No matter the reasons – we just finished writing a paper, or we are putting off

Angela Cesere

writing one – we always seem to find time to relax, to unwind, to recreate. Here is the keg party, the trip to Briarwood, the midnight movie at the State Theater. Soon our social options will be limited: we will ramp onto I-94 and drive home for Thanksgiving, and return on Monday to hurtle head-first into those socially constricting weeks leaden with finals and final papers.

Maybe that sense is why the week of homecoming, we had an abundance of social options – many reasons to not write that paper. Sports nuts could watch up to 12 hours of playoff baseball, the opening night of the Red Wings and the Wolverines ice hockey team, the battle for the Little Brown Jug (of course), and up to eight more hours of college football on ESPN. Never mind the games among the games found in the epicenters of competitive energy at places like Scorekeepers and Buffalo Wild Wings and the Arena – places where the televisions seem to spawn and reproduce, places where you can play foosball, darts, pool and Megatouch games like Photo Hunt.

The bookish could gather and be social also, as the week was peppered with author appearances. On just one day, Thursday, one could meet and greet with scholar Alisse Portnoy at Shaman Drum at 4:30 p.m., buy a signed copy of her book and have some wine and cheese before, at 5 p.m., bouncing over to Rackham Auditorium and listening to the poet Larry Goldstein and then, at 7 p.m., skip on over to Borders and have a Q&A with social critic Barbara Ehernrich.

So many social options we often have in this Ann Arbor, and we still complain. Maybe you’re not the type to go to Scorekeepers on Thursdays and immerse yourself in the throb and pulse of perfumed bodies, and maybe you think the movies at the Michigan and the State are too indie-intellectual, but do you realize how lucky we have it here?

“I’m done with this town,” a writer friend tells me on the way to the airport, before he boards a plane to Ireland to begin the rest of his life. He lived in Ann Arbor for only two years. “This place is shrinking,” he says. But he is wrong.

His perspective, like so many of ours, has shrunk. And I’m not agreeing with the intellectual snoots who believe Ann Arbor is a cultural Mecca (it may be, but remember sometimes people need to feel significant by living somewhere they insist is significant), but I also believe, as my column title suggests, that the town is taken for granted.

A town that seems to shrink against Ann Arbor, Michigan, is Oberlin, Ohio. Drive through downtown Oberlin, as I did recently, and you’ll see how sprawling Ann Arbor seems. If you are upset that our football team is 3-3, consider being a fan of the Oberlin Yeomans (A “yeoman,” by the way, is a “hardworker” but has several subordinate definitions, including, “a petty officer performing chiefly clerical duties in the U.S. Navy”). Their football team has had losing streaks of 40 games (1992-1996) and 44 games (1997-2001).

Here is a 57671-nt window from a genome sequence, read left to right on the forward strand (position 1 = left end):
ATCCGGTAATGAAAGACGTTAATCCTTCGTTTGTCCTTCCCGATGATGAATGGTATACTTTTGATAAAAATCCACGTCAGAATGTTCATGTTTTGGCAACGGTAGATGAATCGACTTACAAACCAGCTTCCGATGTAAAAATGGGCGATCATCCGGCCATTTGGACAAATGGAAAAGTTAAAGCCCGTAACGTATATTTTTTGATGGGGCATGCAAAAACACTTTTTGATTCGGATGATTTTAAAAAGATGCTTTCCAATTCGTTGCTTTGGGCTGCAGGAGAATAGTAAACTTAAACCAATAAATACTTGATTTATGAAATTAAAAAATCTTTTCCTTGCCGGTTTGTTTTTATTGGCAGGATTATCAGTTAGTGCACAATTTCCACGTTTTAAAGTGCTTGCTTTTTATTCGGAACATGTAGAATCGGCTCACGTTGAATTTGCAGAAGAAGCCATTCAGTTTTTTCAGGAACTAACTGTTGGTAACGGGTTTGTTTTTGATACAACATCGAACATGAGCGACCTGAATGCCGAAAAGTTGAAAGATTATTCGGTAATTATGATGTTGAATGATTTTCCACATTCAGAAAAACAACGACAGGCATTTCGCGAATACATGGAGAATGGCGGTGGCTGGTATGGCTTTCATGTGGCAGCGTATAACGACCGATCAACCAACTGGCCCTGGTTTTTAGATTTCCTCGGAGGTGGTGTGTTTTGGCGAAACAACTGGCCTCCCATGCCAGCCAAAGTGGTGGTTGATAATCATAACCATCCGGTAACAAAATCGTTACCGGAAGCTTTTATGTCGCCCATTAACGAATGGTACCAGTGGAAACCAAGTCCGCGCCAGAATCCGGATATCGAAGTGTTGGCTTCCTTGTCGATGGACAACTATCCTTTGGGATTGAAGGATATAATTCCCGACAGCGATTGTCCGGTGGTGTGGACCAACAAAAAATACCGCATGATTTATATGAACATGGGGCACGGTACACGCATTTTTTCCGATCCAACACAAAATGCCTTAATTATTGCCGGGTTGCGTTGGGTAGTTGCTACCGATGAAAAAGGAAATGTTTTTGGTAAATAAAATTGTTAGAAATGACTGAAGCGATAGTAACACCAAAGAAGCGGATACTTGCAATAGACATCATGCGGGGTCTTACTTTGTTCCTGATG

If you are tired of choosing among Necto, Scorekeepers, Ricks, Charley’s and the Blind Pig for dancing, consider that for most Oberlin students there is one formal dance floor: the “sco” or campus disco located in their student union. If you are tired of buying overpriced fifths of Jagermeister at the Main Street party store, consider trying to find liquor on Main Street in Oberlin (You can’t on a Sunday. The town is in a dryish county, and when a friend of mine attended undergrad there a few years ago, liquor wasn’t sold in town, so he and friends had to drive out of town to a liquor store “stocked with weird diluted versions of vodka and gin and whiskey that in my startling innocence I at first took for the real thing,” he said).

Which is not to complain about the educational value of Oberlin, or its arts community. It’s a fine academic institution, with a rich musical tradition, with dorm parties that rival any party in Ann Arbor (Oberlin alumni assured me of this). But it is not a town where on one night (Oct. 7th) you could have been part of a jazz triple-header of Pat Metheny (8 p.m. at Hill) Odessa Harris (9:30 p.m. at Goodnite Gracie) and Buster Williams (10 p.m. at the Firefly). It is a town many Michigan students from the Northeast (including myself) will drive past on I-80 as we head home for Thanksgiving break, and it is a town they will ignore as they drive back, thinking of all the studying they could have done over the holiday weekend, all the papers left to write when they return to Ann Arbor.


Joe still thinks Oberlin, Ohio is overrated. He can be reached at kilduff@umich.edu.

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